I am hoping to travel to Rome to look at Classical Latin inscriptions in situ and in various museums. I am currently working on a project sponsored by RIBA’s Gordon Rickett’s Memorial Fund, looking at contemporary architectural lettering in London’s built environment.
The history of lettering design in the UK – in particular stone letter carving – is heavily influenced by Trajan letterforms. The question remains as to whether the enduring popularity of Classical lettering is due to the geometries of the letterforms themselves, or due to the reception of the Classical world in the modern day. This grant will enable me to see the Roman originals in context. It will also hopefully enable me to use the library at the British School at Rome to access written sources on architecture and the role of lettering craftsmen
Dr Jocelyn Anderson, Independent scholar – publication grant of £500
Over the course of the long eighteenth century, many of England’s grandest country houses became known for displaying noteworthy architecture and design, large collections of sculptures and paintings, and expansive landscape gardens and parks. Although these houses continued to function as residences and spaces of elite retreat, they had powerful public identities: increasingly accessible to tourists and extensively described by travel writers, they began to be celebrated as sites of great importance to national culture.
The SAHGB publication grant will go towards supporting image reproduction costs for a forthcoming book on how country houses’ identities as tourist attractions emerged: Touring and Publicizing England’s Country Houses in the Long Eighteenth Century will reposition the importance of country houses in eighteenth-century Britain and explore what it took to turn them into tourist attractions; it will be published by Bloomsbury Academic in 2018.
Dr Alistair Fair, Lecturer in Architectural History, University of Edinburgh – publication grant of £500
Between the 1950s and the 1980s, the landscape of regional theatre in Britain was transformed by the construction of a wave of publicly supported theatre buildings. This research examines the post-war theatre-building boom and sets it in context, showing how Britain’s new theatres are not only of interest in themselves but also shed new light on the period’s architectural, urban, and cultural histories more generally.
The SAHGB grant has contributed to the cost of images for a substantial book, Modern Playhouses, which is to be published by Oxford University Press in 2018.
Amy Boyington, PhD candidate, Corpus Christi College, Cambridge – publication grant of £500
Amy’s publication grant has been used to cover the reproduction costs of a set of images from the Bedford Archives Services to illustrate her chapter in the forthcoming Women and the Country House in Ireland and Britain publication. Her chapter focuses on the architectural endeavours of the widowed Jemima Yorke, 2nd Marchioness Grey (1723-97) at her London and country residences, which have hitherto received limited academic interest. The aim of the volume is to highlight the integral role that women played in the country house through the exploration and examination of new archival material. The book will be published in Autumn 2017 by Four Courts Press.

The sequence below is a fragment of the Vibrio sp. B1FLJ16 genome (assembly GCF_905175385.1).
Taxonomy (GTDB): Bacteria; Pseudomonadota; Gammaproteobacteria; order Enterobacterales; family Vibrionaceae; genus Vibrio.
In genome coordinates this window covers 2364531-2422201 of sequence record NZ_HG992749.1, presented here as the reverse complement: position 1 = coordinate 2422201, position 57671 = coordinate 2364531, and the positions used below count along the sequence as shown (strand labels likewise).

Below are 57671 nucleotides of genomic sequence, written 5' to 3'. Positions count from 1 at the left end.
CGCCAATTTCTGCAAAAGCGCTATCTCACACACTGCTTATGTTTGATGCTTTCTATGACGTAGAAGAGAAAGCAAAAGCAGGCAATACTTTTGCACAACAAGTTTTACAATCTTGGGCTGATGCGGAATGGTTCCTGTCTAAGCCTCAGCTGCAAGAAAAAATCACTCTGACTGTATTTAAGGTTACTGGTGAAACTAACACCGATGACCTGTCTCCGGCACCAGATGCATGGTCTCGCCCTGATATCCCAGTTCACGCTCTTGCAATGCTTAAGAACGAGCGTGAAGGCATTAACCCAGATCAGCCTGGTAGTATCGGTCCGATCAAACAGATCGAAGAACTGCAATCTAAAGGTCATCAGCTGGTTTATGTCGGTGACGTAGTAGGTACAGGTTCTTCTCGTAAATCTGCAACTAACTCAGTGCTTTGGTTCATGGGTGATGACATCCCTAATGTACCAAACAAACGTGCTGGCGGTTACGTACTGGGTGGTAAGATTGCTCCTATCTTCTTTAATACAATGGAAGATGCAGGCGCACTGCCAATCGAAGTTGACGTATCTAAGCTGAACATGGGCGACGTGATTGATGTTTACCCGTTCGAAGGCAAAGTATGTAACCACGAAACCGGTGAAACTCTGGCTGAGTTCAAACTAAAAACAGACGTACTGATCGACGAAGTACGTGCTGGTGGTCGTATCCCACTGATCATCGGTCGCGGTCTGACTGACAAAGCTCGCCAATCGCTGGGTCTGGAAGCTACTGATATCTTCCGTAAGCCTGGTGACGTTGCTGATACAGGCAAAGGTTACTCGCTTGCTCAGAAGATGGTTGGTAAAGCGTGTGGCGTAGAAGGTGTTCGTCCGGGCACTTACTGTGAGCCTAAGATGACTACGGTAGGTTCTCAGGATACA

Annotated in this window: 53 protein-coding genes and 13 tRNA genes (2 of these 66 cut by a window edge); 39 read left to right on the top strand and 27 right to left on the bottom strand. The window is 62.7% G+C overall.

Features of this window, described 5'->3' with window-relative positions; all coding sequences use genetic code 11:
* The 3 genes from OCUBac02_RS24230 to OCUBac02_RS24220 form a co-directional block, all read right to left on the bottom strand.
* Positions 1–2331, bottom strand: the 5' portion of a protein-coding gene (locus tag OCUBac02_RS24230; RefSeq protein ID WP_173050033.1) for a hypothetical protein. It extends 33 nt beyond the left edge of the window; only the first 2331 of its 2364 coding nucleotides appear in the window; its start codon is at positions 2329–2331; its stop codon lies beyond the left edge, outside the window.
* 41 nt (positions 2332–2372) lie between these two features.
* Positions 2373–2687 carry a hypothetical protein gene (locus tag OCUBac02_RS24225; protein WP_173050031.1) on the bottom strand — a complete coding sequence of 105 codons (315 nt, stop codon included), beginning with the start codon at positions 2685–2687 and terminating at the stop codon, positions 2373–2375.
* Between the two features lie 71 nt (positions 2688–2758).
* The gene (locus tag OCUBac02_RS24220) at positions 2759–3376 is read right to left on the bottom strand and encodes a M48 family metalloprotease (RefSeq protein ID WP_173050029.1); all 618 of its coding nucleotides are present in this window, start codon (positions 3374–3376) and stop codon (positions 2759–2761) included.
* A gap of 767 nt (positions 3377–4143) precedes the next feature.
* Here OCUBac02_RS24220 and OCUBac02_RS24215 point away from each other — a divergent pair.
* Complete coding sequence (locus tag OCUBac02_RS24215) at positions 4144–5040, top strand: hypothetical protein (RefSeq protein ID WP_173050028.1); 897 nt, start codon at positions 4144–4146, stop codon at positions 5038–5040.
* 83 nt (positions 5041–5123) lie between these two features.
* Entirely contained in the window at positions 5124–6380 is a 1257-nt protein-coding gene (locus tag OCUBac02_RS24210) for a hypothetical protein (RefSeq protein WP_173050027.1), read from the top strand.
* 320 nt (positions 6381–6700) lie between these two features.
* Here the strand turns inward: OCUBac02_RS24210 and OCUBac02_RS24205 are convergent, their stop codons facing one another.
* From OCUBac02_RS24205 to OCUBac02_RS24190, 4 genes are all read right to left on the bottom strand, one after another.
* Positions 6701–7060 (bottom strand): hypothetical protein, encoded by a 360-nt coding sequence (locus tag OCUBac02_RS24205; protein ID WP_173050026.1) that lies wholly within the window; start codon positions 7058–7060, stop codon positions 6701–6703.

Amy Boyington, PhD candidate, Cambridge University – research grant of £395
Amy’s doctoral research investigates the extent to which elite women of the eighteenth century commissioned architectural works in Britain and the extent to which the type and scale of their projects were dictated by their marital status.
As such the SAHGB Research Grant will be used to consult the correspondence of Anne Robinson (1742-c.1815) of Saltram House, Plymouth. Despite being unmarried and dependent, during her lifetime Anne was able to pursue her architectural and aesthetic ambitions both at Saltram and at her London properties. By consulting her numerous letters Anne’s previously overlooked architectural agency will be brought to light.
Dr Graham Cairns, Senior Visiting Research Scholar, Columbia University, New York – research grant of £500
This research being supported by the SAHGB is a comparative UK–US analysis of the use of architecture in political imagery. It suggests that our analysis of architecture and its relationship with politics has underestimated the importance of pictorial imagery. The White House, Washington DC, the Parliament Buildings, or 10 Downing Street, London, for example, are buildings historically experienced through representations, whether that be in painting, engravings, prints and sketches or, today, through televisual imagery. This research seeks to explore how this domain ace of imagery has repeatedly informed the evolution of architecture in both countries. The SAHGB grant is facilitating visits to relevant archives in the United Kingdom.
Dr Christine Hui Lan Manley, Lecturer, Leicester School of Architecture – publication grant of £510
Frederick Gibberd was a pioneering architect of the Modern Movement in Britain. Practising as an architect, town planner and landscape architect, he developed a strong visual approach to design which led many to question his place in narratives of modern architecture. This research examines Gibberd’s diverse and far-reaching works to reveal that his visual approach put him at the forefront of the development of a softer, English form of modern architecture and town planning. The SAHGB Publication Grant will go towards image reproduction costs for the forthcoming book on Frederick Gibberd, published by Historic England and the Twentieth Century Society.